Last week, our Co-Chair Simon Quin was in Denbigh meeting with local authority members and senior officers from across the County of Denbighshire as well as with Town Clerks from the county’s eight towns (Rhyl, Prestatyn, Llangollen, Denbigh, Corwen, Rhuddlan, Ruthin and the City of St Asaph). We discussed global and national changes to town centres, some of the latest data on trends and forecasts, and what Institute research has shown about how to respond.

The meeting followed a briefing in the Autumn with more than 30 officers from the authority who had responsibility for services that impacted on town centres.

Denbighshire already monitor footfall round the clock in seven of their centres, and following last week’s meeting this will be extended to all eight. They also use other data sources to understand the profile of the towns and their visitors and this forms part of a recent town by town health check report.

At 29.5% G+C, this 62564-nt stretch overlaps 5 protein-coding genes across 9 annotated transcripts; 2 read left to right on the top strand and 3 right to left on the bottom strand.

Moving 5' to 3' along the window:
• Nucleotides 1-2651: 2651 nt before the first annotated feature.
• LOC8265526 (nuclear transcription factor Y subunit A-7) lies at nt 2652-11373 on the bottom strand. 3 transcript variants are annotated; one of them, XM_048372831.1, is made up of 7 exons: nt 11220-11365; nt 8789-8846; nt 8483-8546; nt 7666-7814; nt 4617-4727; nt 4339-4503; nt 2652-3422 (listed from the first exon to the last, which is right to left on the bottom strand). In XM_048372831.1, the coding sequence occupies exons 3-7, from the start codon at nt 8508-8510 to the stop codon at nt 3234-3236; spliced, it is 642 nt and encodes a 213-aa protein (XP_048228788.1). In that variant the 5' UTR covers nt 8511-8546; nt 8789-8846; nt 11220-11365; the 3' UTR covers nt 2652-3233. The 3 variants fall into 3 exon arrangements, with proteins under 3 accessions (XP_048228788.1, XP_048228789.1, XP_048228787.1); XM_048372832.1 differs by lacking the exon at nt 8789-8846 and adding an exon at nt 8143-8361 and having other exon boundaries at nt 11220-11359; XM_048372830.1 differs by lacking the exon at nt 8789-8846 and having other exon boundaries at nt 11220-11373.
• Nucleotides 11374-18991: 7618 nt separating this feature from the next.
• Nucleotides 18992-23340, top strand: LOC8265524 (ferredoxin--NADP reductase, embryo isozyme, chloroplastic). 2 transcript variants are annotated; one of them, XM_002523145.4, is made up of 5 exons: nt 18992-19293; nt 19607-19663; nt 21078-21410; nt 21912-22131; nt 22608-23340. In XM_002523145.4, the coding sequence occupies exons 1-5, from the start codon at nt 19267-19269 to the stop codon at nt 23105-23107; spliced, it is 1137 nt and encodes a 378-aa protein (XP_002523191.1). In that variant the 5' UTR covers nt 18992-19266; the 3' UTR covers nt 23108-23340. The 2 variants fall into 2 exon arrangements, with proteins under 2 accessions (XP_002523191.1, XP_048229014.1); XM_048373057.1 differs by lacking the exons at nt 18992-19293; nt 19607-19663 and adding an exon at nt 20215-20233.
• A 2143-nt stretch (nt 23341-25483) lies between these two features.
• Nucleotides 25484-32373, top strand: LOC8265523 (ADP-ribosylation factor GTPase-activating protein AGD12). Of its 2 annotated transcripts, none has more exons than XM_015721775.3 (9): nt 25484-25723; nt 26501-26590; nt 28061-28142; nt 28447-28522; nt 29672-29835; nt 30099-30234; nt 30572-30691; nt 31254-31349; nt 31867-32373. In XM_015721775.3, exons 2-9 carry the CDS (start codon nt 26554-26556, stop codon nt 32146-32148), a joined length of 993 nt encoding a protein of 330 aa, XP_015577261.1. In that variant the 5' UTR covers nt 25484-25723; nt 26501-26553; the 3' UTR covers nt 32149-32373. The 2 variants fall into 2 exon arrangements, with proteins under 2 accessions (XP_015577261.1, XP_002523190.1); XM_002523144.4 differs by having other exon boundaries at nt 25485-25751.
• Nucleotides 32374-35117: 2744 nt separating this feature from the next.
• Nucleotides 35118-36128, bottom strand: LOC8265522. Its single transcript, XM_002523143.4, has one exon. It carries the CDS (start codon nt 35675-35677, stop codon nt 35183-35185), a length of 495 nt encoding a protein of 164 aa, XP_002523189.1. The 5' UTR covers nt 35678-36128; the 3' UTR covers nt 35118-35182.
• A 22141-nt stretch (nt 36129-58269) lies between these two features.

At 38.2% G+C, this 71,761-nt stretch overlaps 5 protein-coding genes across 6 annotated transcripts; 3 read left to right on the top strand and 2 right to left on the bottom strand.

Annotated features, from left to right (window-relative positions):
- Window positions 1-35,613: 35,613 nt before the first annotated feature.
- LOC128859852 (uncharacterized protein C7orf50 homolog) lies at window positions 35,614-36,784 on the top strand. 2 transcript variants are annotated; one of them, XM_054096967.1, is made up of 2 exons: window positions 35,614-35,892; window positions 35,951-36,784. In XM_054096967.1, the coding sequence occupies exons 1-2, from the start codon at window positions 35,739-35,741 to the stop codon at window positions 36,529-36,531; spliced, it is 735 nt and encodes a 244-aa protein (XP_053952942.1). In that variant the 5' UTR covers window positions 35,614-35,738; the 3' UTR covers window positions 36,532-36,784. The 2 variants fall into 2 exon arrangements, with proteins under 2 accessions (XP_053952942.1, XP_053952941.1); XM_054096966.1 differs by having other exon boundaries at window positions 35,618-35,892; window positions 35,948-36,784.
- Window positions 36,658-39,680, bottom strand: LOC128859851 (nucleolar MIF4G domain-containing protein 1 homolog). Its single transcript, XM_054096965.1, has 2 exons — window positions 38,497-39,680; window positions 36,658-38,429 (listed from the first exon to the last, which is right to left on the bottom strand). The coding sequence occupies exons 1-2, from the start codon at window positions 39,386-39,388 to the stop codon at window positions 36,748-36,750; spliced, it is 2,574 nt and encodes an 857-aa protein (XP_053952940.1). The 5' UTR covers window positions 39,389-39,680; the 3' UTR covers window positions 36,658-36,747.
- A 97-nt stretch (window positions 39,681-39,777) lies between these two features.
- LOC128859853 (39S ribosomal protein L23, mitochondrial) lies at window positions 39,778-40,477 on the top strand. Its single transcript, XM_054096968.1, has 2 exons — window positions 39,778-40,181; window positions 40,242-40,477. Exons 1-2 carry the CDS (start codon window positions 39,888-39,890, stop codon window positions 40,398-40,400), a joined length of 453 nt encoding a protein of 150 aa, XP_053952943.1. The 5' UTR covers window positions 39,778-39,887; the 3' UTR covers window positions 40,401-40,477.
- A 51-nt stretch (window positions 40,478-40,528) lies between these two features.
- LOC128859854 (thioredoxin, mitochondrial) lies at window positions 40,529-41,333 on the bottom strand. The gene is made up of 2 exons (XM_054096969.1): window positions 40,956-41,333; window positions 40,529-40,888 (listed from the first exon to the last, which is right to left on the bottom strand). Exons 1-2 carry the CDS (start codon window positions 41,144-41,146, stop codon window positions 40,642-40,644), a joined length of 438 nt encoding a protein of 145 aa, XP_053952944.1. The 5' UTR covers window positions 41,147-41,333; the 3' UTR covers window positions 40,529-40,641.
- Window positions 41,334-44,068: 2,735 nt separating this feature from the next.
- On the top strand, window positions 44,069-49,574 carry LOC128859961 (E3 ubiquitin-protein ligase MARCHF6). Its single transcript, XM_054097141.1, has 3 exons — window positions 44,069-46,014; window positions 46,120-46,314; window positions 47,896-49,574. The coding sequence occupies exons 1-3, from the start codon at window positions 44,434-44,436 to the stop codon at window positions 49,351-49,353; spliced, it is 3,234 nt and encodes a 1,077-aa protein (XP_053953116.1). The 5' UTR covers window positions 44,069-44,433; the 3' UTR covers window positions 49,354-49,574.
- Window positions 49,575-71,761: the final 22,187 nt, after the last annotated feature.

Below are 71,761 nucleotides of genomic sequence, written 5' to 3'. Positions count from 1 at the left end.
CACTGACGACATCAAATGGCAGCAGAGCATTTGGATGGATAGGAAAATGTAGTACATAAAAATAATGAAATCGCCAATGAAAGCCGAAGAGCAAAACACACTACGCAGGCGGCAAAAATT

The towns in the county have very different roles and backgrounds, from those on the North Wales coast to agriculturally-based market towns. Understanding the nature of responses required is important if the towns are to thrive in the future.

The meeting generated substantial discussion and also heard about the role of community planning across the county and the active engagement of many local groups. We were very happy to support Denbighshire as they look to the future.

This briefing followed a visit to Dover by Simon Quin where he spent the day with the Council Leader and senior officers talking about the challenges for town centres and the opportunities for Dover and recent workshops led by Institute Director Steve Millington with key stakeholders in Salisbury, Chorlton and Withington who are looking at the vitality and viability of their locations.